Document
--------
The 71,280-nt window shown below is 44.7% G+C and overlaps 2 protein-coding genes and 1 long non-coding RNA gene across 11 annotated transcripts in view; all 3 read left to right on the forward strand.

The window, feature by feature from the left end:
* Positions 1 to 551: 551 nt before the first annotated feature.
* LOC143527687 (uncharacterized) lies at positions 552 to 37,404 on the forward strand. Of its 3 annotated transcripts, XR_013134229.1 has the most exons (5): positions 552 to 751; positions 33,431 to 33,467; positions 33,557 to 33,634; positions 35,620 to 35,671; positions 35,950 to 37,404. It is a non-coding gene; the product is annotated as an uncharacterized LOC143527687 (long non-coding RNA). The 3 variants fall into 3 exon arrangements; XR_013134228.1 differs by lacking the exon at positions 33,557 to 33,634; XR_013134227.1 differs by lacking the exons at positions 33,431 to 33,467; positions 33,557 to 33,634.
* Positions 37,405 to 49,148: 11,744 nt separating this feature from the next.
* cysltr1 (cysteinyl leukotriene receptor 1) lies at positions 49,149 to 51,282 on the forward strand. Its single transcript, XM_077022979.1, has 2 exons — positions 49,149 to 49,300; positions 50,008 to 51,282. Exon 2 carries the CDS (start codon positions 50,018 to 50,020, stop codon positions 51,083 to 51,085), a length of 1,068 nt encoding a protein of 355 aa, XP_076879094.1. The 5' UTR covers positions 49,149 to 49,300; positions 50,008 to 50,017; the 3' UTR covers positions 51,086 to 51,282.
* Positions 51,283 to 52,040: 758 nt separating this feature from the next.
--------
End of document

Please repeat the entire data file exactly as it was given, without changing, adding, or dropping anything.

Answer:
The 71,280-nt window shown below is 44.7% G+C and overlaps 2 protein-coding genes and 1 long non-coding RNA gene across 11 annotated transcripts in view; all 3 read left to right on the forward strand.

The window, feature by feature from the left end:
* Positions 1 to 551: 551 nt before the first annotated feature.
* LOC143527687 (uncharacterized) lies at positions 552 to 37,404 on the forward strand. Of its 3 annotated transcripts, XR_013134229.1 has the most exons (5): positions 552 to 751; positions 33,431 to 33,467; positions 33,557 to 33,634; positions 35,620 to 35,671; positions 35,950 to 37,404. It is a non-coding gene; the product is annotated as an uncharacterized LOC143527687 (long non-coding RNA). The 3 variants fall into 3 exon arrangements; XR_013134228.1 differs by lacking the exon at positions 33,557 to 33,634; XR_013134227.1 differs by lacking the exons at positions 33,431 to 33,467; positions 33,557 to 33,634.
* Positions 37,405 to 49,148: 11,744 nt separating this feature from the next.
* cysltr1 (cysteinyl leukotriene receptor 1) lies at positions 49,149 to 51,282 on the forward strand. Its single transcript, XM_077022979.1, has 2 exons — positions 49,149 to 49,300; positions 50,008 to 51,282. Exon 2 carries the CDS (start codon positions 50,018 to 50,020, stop codon positions 51,083 to 51,085), a length of 1,068 nt encoding a protein of 355 aa, XP_076879094.1. The 5' UTR covers positions 49,149 to 49,300; positions 50,008 to 50,017; the 3' UTR covers positions 51,086 to 51,282.
* Positions 51,283 to 52,040: 758 nt separating this feature from the next.